- Try to avoid being in close proximity to the preparation of foods that can give off strong food odors which can enhance the symptoms of nausea. If it becomes unavoidable try sucking on a lemon drop, or other hard candy, as your sense of smell can often be overcome by doing this. Another natural remedy for the effects of stomach distress held by many cruisers is the use of Ginger. Ginger root comes in various forms of pills, drops, powder, and even candy. As well as available in lower doseage commercial products such as teas, cookies, cakes, and breads. While this is not a scientifically proven treatment, many of my cruise passengers attest to its efectiveness.
- Avoid sitting in a backwards facing position from your direction of travel. Definitely when travelling by car, you should endeavor to sit in the front seat. Be sure to explain this need to your travel partner(s), so when situations arise while travelling, they understand your needs in advance.
- Do not read while traveling if you are prone to motion sickness. Also, it is advisable to not view thru binoculars or use cameras for prolonged periods as this can actually enhance the onset of motion sickness.
- Whenever you travel by auto or boat, it can sometimes help to keep your vision focused on the horizon or on a fixed point. Never stare at the waves or other moving objects. While inside the cruise ship try to focus on walls or items of furniture as compared to looking out the windows.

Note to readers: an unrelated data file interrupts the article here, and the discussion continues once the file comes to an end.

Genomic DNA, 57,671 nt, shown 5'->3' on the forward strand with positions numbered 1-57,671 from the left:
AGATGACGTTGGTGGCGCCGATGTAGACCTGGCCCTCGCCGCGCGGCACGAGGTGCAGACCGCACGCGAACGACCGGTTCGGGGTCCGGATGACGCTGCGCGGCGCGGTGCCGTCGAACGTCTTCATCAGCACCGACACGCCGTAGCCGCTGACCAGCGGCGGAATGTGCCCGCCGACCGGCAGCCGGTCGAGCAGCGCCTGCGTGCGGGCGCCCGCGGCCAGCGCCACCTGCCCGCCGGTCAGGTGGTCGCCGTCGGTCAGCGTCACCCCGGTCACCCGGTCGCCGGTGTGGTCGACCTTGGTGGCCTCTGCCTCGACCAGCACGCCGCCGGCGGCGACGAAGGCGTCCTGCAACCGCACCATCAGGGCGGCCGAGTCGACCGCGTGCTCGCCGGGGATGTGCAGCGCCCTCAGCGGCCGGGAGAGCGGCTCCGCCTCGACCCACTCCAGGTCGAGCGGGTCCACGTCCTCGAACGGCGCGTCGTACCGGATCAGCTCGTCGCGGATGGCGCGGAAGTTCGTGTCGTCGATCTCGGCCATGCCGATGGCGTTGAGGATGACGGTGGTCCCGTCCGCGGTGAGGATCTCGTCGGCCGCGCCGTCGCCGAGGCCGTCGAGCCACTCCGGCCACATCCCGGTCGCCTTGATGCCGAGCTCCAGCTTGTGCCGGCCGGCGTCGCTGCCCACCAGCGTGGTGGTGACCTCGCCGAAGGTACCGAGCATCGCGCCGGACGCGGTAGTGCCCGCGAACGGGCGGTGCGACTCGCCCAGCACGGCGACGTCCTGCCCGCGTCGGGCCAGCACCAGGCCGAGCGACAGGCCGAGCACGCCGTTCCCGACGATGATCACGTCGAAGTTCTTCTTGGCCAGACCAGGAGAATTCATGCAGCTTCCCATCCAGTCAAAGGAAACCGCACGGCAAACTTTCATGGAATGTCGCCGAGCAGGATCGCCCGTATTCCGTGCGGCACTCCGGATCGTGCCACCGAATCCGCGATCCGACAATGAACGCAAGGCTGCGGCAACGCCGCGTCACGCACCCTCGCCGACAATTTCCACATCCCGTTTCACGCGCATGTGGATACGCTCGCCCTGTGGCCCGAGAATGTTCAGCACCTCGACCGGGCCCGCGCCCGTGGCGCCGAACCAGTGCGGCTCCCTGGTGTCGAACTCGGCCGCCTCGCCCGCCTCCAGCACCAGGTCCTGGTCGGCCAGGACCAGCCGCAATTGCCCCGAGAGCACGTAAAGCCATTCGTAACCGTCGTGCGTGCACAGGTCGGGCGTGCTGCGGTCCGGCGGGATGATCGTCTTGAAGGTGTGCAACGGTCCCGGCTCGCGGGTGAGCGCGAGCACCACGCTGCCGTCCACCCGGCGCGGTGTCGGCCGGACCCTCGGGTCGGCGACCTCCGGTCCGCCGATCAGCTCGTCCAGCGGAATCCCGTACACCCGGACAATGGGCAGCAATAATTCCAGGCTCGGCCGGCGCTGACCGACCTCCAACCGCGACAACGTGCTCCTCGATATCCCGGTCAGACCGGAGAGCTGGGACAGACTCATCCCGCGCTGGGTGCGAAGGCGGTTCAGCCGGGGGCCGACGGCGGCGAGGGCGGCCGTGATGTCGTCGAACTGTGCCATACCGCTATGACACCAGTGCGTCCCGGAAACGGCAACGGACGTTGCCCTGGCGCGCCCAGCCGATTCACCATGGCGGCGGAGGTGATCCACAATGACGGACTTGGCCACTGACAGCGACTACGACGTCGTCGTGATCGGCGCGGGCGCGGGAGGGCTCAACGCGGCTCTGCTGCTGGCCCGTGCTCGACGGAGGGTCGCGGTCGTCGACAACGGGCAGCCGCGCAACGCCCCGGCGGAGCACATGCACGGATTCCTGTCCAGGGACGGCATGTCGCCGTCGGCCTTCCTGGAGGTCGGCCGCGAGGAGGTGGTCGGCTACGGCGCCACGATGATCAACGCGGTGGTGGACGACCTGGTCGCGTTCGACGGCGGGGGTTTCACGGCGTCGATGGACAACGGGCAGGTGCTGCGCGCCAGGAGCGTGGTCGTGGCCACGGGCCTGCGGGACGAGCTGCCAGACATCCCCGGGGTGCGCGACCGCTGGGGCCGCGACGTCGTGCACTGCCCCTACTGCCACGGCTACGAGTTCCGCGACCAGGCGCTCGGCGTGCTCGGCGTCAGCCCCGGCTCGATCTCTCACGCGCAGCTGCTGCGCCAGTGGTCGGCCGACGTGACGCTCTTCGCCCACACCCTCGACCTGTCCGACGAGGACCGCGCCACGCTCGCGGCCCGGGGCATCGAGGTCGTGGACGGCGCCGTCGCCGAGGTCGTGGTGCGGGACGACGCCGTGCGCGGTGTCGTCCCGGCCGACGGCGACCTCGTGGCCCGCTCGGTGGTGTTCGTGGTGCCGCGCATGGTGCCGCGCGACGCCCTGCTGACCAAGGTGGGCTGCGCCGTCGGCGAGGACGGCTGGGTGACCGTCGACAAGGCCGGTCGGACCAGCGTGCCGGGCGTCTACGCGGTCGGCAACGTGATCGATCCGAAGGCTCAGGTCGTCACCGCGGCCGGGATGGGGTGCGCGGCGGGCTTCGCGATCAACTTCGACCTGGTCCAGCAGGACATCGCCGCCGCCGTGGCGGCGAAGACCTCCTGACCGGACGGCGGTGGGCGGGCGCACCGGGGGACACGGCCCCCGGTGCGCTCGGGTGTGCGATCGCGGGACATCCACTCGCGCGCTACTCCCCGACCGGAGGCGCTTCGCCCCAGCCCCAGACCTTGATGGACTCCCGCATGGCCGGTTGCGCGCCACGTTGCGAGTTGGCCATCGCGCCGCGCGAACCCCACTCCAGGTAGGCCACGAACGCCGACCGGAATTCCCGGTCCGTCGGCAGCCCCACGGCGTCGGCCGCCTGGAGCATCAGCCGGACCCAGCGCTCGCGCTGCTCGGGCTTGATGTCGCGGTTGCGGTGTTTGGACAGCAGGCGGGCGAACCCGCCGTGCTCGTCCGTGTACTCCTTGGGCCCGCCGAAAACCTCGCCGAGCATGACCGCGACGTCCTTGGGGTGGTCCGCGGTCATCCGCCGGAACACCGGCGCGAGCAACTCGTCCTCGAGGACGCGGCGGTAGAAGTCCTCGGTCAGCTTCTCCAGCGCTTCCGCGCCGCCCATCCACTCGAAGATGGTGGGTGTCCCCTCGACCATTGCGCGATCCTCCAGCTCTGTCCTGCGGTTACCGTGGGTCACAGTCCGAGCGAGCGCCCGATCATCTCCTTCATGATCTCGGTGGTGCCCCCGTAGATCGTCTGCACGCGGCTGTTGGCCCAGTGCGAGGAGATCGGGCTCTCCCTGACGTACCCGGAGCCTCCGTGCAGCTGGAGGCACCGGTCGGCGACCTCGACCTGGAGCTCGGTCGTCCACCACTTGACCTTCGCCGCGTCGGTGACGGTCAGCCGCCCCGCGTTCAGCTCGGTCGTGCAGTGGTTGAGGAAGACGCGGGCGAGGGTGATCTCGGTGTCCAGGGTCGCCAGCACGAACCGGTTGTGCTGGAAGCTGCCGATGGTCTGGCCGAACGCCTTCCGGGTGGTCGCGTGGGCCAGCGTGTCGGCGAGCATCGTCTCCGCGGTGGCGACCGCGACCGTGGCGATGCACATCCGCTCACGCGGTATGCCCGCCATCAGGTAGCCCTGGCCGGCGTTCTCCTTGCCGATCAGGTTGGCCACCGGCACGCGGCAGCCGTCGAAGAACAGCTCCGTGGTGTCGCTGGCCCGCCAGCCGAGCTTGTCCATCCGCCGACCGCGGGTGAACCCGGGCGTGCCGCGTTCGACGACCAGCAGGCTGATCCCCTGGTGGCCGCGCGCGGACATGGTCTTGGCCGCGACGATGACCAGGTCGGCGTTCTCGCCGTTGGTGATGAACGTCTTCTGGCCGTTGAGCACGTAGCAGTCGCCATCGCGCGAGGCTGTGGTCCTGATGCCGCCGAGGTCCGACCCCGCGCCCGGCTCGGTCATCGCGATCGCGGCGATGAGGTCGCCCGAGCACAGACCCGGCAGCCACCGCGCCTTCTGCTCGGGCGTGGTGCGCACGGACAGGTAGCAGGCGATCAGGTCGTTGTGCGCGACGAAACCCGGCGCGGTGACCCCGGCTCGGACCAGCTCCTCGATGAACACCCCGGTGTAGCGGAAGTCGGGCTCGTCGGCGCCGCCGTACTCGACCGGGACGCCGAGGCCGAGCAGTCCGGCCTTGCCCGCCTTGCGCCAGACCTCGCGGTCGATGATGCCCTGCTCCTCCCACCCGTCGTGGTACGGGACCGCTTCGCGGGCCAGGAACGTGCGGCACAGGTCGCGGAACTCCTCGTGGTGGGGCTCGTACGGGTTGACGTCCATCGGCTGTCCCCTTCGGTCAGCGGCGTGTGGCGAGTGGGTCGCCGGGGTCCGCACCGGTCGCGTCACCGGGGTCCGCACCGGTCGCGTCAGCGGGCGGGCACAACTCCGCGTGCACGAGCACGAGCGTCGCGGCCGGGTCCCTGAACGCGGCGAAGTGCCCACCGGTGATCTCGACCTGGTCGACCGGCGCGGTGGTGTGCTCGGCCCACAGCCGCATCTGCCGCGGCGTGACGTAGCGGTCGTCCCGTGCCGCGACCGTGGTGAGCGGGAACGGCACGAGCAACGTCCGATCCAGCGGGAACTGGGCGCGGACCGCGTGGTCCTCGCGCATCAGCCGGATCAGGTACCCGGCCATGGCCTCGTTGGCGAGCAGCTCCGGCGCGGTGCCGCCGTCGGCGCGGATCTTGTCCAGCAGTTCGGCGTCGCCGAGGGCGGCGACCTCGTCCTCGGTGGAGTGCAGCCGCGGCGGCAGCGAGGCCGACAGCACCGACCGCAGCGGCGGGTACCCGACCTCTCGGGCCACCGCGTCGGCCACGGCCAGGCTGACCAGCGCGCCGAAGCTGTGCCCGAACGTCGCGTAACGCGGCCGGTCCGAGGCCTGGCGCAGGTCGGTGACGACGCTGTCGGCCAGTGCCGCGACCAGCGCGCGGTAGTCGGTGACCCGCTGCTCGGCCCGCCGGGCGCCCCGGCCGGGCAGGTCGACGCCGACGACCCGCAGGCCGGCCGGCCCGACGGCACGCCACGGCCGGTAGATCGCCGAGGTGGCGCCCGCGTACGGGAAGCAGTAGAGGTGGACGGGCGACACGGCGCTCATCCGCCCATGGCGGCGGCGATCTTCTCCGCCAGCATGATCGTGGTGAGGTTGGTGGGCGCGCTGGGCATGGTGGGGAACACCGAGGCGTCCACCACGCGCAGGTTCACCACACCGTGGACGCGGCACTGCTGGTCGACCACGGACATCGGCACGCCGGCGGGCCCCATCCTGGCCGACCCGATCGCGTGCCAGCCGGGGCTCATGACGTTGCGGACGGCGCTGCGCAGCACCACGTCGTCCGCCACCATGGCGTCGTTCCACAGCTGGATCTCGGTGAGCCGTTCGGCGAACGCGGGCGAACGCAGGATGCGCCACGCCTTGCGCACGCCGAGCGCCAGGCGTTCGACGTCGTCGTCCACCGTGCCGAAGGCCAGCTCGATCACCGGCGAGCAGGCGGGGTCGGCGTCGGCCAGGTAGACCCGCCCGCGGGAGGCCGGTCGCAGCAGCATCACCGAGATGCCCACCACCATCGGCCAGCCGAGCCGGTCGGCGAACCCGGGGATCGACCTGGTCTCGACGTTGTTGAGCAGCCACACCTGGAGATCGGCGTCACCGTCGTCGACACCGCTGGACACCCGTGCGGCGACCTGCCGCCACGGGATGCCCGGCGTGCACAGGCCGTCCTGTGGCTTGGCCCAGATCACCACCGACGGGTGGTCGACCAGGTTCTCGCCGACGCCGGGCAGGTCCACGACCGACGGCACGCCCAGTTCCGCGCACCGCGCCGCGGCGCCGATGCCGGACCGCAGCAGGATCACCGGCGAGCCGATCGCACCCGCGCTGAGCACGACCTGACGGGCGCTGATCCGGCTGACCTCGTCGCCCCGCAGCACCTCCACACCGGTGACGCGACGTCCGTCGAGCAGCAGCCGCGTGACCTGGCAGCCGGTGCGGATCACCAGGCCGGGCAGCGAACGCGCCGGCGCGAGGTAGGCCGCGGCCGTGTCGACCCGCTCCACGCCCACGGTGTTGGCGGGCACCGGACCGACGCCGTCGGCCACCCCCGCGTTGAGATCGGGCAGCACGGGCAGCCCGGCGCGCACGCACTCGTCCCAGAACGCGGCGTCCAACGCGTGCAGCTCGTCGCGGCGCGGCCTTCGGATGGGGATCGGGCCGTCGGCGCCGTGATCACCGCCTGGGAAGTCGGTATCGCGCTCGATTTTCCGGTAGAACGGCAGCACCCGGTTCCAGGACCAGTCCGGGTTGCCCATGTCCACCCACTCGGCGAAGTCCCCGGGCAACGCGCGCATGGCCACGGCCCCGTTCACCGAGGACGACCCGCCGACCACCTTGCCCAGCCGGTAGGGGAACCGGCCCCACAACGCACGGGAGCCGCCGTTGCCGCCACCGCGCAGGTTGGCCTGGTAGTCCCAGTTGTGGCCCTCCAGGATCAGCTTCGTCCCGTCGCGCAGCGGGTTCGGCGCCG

- Definitely be sure to get a full, and good night’s sleep before embarking onto your cruise ship. Try your best to avoid getting or becoming stressed as well.
- Be sure to steer clear of others who may be suffering from the effects of motion sickness. Just overhearing others talk about motion sickness or seeing others experiencing such ill effects can sometimes lead to you becoming sick or feeling ill yourself.
- Be sure to remain close to an open window, vent, or other source of fresh air if possible. If traveling by Motor coach, always sit toward the front of the bus, never in the rear that is susceptible to diesel fumes. When traveling by ship, AVOID the lower decks that are closest to the engine rooms that again put off toxic diesel odors, which can either keep you feeling seasick or cause it to occur.
- There are medications that can help. Be sure to consult with your physician prior to departing for your vacation. One such measure that has been tried by many cruisers is electronic wristbands that operate by applying acupressure on a specific nerve (the P6-neiguan) in the wrist that is thought to control nausea and vomiting. While there are over-the-counter medications such as meclizine (found in Bonine, Antivert, and Dramamine, which are normally available in the cruise gift shops) can be a very effective preventive measure for short trips or for mild cases of motion sickness. Your doctor also may choose to prescribe medications for longer trips, or if you repeatedly develop severe motion sickness. An example of a prescription medication is a patch containing scopolamine (Transderm-Scop) that often is effective in preventing motion sickness. Remember that scopolamine can cause drowsiness and has other side effects, such as blurred vision, etc., and its use should be discussed with your physician prior to your trip.
I truly hope that you have found some information here that you can take away with you on your next cruise or travel adventure that will be a help in combating the effects of motionsickness and seasickness. Bon Voyage!- CruisewithMike